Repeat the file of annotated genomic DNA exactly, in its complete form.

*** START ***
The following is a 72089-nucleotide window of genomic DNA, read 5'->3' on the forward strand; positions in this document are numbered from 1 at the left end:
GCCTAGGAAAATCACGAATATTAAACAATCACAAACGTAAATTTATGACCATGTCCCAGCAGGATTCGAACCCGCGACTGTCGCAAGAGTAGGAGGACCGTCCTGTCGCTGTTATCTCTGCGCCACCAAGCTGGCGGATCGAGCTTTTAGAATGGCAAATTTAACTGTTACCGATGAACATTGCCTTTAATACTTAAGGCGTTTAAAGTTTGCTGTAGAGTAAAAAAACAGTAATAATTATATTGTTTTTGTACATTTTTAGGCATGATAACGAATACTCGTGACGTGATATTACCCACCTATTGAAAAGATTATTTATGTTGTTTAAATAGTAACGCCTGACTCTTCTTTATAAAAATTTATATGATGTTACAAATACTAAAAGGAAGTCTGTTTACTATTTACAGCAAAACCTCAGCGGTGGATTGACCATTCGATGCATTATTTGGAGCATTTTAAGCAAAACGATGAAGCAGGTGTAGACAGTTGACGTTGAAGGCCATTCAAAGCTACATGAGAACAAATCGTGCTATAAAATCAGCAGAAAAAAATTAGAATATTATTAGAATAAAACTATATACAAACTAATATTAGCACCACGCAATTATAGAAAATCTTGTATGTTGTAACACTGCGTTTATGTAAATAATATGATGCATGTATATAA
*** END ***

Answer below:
The following is a 72089-nucleotide window of genomic DNA, read 5'->3' on the forward strand; positions in this document are numbered from 1 at the left end:
GCCTAGGAAAATCACGAATATTAAACAATCACAAACGTAAATTTATGACCATGTCCCAGCAGGATTCGAACCCGCGACTGTCGCAAGAGTAGGAGGACCGTCCTGTCGCTGTTATCTCTGCGCCACCAAGCTGGCGGATCGAGCTTTTAGAATGGCAAATTTAACTGTTACCGATGAACATTGCCTTTAATACTTAAGGCGTTTAAAGTTTGCTGTAGAGTAAAAAAACAGTAATAATTATATTGTTTTTGTACATTTTTAGGCATGATAACGAATACTCGTGACGTGATATTACCCACCTATTGAAAAGATTATTTATGTTGTTTAAATAGTAACGCCTGACTCTTCTTTATAAAAATTTATATGATGTTACAAATACTAAAAGGAAGTCTGTTTACTATTTACAGCAAAACCTCAGCGGTGGATTGACCATTCGATGCATTATTTGGAGCATTTTAAGCAAAACGATGAAGCAGGTGTAGACAGTTGACGTTGAAGGCCATTCAAAGCTACATGAGAACAAATCGTGCTATAAAATCAGCAGAAAAAAATTAGAATATTATTAGAATAAAACTATATACAAACTAATATTAGCACCACGCAATTATAGAAAATCTTGTATGTTGTAACACTGCGTTTATGTAAATAATATGATGCATGTATATAA